During a recent visit to the Niagara Butterfly Conservatory I concentrated on capturing some handheld focus stacked macro butterfly images, using an Olympus E-M1X and the M.Zuiko 60 mm f/2.8 macro lens. This article features a selection of handheld focus stacked macro butterfly images and discusses some practical considerations when using this Olympus in-camera feature.
NOTE: Click on images to enlarge.
When deciding to use the in-camera focus stacking feature handheld with macro subject matter, it is important to consider lighting, composition, subject movement, and photographer handheld skill level.
As we would expect, photographs with lighter backgrounds and those shot at lower ISO values are less affected by noise. This is important to keep in mind since the output from the Olympus in-camera focus stacking feature is a jpeg. I am hopeful that future OM-D E-M1X firmware updates will allow for the creation of a blended RAW file when the focus stacking function is used.
When photographing butterflies it is important to select individual subjects that are sitting completely motionless. Even slight movements with antennae or the proboscis can make a focus stacking image unuseable for many photographers.
You can see some slight antennae movement in the photograph above.
If you examine the image above you’ll see some slight artifacts on the outside edge of the proboscis. These were caused by slight movement while the focus stacking image capturing process was underway.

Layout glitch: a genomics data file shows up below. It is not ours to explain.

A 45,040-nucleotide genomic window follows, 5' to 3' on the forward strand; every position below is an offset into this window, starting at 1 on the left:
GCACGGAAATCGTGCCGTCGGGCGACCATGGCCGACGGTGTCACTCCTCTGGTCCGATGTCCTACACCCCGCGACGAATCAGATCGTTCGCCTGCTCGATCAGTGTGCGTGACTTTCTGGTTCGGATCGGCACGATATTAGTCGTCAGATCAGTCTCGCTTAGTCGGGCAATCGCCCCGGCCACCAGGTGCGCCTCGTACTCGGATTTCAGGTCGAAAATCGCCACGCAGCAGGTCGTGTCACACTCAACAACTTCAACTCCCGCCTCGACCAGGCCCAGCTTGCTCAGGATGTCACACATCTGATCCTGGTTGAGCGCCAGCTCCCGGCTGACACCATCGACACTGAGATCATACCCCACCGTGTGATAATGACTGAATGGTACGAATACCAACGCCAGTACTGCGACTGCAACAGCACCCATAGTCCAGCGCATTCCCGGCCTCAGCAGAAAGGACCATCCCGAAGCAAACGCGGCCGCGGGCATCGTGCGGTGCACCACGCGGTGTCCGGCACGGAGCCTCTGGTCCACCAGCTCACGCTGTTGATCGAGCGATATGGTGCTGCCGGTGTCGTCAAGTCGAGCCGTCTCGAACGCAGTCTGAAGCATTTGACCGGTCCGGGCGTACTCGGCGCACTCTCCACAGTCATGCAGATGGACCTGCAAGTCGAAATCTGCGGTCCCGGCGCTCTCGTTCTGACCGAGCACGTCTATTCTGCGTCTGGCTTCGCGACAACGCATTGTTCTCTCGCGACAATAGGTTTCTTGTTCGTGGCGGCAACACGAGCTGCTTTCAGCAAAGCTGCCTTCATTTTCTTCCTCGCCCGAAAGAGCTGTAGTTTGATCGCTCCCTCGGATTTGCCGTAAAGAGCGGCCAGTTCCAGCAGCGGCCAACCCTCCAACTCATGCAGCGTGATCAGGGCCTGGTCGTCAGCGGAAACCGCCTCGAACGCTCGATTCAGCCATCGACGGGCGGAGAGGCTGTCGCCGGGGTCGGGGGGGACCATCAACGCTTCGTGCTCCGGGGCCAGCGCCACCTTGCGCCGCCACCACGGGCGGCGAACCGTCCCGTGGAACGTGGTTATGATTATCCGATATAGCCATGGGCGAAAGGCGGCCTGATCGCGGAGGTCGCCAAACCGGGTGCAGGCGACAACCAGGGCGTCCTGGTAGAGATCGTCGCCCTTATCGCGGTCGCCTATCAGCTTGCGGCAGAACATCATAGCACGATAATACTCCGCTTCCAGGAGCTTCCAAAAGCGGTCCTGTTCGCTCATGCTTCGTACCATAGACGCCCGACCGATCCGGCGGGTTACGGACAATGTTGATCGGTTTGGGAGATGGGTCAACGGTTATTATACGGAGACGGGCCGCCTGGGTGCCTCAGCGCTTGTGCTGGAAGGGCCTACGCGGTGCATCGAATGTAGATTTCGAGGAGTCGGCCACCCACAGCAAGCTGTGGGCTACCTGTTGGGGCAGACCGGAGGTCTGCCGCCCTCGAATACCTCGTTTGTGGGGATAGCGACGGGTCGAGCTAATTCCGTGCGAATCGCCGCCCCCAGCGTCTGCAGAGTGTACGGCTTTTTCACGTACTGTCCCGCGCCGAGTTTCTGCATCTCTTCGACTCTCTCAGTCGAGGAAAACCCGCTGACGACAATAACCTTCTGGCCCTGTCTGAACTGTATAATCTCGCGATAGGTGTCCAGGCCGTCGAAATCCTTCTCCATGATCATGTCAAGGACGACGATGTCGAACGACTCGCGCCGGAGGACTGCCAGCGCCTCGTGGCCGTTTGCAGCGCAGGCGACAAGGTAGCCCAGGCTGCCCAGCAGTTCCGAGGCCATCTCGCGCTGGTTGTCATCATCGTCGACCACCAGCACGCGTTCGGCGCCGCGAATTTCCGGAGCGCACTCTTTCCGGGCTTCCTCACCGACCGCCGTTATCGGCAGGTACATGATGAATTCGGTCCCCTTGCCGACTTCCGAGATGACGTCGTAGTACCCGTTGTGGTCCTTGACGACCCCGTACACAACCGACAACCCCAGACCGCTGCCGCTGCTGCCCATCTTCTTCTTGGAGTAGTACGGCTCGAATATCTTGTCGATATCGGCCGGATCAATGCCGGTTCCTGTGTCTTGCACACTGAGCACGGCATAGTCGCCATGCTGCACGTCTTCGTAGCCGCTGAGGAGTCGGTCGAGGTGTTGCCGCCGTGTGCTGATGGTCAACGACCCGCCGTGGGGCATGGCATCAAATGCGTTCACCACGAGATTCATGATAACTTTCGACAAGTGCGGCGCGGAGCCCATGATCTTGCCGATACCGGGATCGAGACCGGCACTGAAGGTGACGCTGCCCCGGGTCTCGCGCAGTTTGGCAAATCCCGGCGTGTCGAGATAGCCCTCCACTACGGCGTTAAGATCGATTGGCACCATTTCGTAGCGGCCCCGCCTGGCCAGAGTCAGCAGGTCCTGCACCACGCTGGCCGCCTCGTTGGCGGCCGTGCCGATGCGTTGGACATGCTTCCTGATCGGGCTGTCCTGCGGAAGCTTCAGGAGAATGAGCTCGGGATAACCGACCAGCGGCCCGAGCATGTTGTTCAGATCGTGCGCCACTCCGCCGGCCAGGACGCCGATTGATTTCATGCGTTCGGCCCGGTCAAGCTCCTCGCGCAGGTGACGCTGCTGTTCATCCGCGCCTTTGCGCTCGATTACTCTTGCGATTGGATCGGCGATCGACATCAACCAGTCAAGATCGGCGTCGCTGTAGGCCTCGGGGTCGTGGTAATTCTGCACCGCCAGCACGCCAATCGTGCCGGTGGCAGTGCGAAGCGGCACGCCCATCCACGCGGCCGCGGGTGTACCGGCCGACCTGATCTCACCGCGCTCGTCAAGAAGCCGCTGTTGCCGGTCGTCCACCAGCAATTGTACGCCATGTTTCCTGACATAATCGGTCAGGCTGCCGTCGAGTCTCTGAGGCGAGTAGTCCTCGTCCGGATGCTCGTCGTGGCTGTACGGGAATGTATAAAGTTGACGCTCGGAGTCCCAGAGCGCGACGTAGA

As photographers we all have our individual tolerance for noise. The image above was captured at ISO-6400. If you choose to use in-camera focusing stacking with your Olympus camera you will likely need to do some work in post with your jpeg output.
We can see a very unusual dual butterfly composition. I moved in very close to the subject butterflies to capture this handheld focus stacked image. Although I am very pleased with the overall composition and its visual impact, the very noticeable artifacts around the butterfly’s antennae basically kill this image. If I wouldn’t have been working on in-camera focus stacking photographs for this article, I would have chosen to capture the image above using the E-M1X’s Handheld Hi Res Mode instead.
When I captured my first image of this pair of butterflies, I was aware that the extreme close up, coupled with my level of handheld skill, may result in some artifacts appearing in the final in-camera focus stacked jpeg image. So, I pulled back a bit and captured a second image illustrated above. You can see that this change in shooting position really helped to reduce the risk of artifacts appearing.
Even with some of the challenges presented by the final output being a jpeg file, the Olympus in-camera focus stacking function is capable of producing some quite pleasing images.
Individual photographers will need to decide for themselves whether using higher ISO values result in accepted image quality or not.
From the perspective of simply having a lot of creative fun, the in-camera focus stacking feature is a great function with which to experiment.
Every photographer makes decisions about how they want to create a photograph and their related camera settings. These are based on their specific photographic objectives, image quality expectations and their personal skill set. The Olympus in-camera focus stacking feature is another innovative tool that they have at their disposal.
Photographs were captured handheld using camera gear as noted in the EXIF data. All images were produced from RAW files using my standard process.
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